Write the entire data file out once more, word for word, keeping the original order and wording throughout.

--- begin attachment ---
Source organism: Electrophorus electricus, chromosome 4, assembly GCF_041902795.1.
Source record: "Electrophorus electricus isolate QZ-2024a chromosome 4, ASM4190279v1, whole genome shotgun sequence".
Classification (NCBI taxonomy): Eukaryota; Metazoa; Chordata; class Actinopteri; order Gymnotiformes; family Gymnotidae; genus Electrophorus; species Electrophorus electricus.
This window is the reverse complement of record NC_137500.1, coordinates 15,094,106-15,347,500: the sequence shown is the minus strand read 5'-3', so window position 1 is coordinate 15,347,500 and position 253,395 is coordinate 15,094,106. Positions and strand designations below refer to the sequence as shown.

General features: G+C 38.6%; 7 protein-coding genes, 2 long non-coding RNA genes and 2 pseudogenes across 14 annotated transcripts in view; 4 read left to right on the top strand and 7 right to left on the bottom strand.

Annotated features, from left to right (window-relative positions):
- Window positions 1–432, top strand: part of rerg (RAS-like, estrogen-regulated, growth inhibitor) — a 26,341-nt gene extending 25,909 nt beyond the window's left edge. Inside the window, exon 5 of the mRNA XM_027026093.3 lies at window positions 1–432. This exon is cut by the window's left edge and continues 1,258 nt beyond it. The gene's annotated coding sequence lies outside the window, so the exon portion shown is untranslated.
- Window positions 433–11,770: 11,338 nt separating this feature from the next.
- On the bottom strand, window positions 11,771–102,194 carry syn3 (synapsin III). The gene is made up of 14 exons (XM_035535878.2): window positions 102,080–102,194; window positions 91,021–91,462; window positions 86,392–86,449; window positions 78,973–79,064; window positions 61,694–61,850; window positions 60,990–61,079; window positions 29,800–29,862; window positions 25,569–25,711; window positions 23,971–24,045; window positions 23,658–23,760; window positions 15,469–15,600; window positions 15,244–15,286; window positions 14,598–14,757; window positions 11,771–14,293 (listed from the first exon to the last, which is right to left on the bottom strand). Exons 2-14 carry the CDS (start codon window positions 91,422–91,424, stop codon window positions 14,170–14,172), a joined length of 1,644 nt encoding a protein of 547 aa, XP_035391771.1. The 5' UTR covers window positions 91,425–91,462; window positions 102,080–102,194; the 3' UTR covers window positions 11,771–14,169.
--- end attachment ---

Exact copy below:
Source organism: Electrophorus electricus, chromosome 4, assembly GCF_041902795.1.
Source record: "Electrophorus electricus isolate QZ-2024a chromosome 4, ASM4190279v1, whole genome shotgun sequence".
Classification (NCBI taxonomy): Eukaryota; Metazoa; Chordata; class Actinopteri; order Gymnotiformes; family Gymnotidae; genus Electrophorus; species Electrophorus electricus.
This window is the reverse complement of record NC_137500.1, coordinates 15,094,106-15,347,500: the sequence shown is the minus strand read 5'-3', so window position 1 is coordinate 15,347,500 and position 253,395 is coordinate 15,094,106. Positions and strand designations below refer to the sequence as shown.

General features: G+C 38.6%; 7 protein-coding genes, 2 long non-coding RNA genes and 2 pseudogenes across 14 annotated transcripts in view; 4 read left to right on the top strand and 7 right to left on the bottom strand.

Annotated features, from left to right (window-relative positions):
- Window positions 1–432, top strand: part of rerg (RAS-like, estrogen-regulated, growth inhibitor) — a 26,341-nt gene extending 25,909 nt beyond the window's left edge. Inside the window, exon 5 of the mRNA XM_027026093.3 lies at window positions 1–432. This exon is cut by the window's left edge and continues 1,258 nt beyond it. The gene's annotated coding sequence lies outside the window, so the exon portion shown is untranslated.
- Window positions 433–11,770: 11,338 nt separating this feature from the next.
- On the bottom strand, window positions 11,771–102,194 carry syn3 (synapsin III). The gene is made up of 14 exons (XM_035535878.2): window positions 102,080–102,194; window positions 91,021–91,462; window positions 86,392–86,449; window positions 78,973–79,064; window positions 61,694–61,850; window positions 60,990–61,079; window positions 29,800–29,862; window positions 25,569–25,711; window positions 23,971–24,045; window positions 23,658–23,760; window positions 15,469–15,600; window positions 15,244–15,286; window positions 14,598–14,757; window positions 11,771–14,293 (listed from the first exon to the last, which is right to left on the bottom strand). Exons 2-14 carry the CDS (start codon window positions 91,422–91,424, stop codon window positions 14,170–14,172), a joined length of 1,644 nt encoding a protein of 547 aa, XP_035391771.1. The 5' UTR covers window positions 91,425–91,462; window positions 102,080–102,194; the 3' UTR covers window positions 11,771–14,169.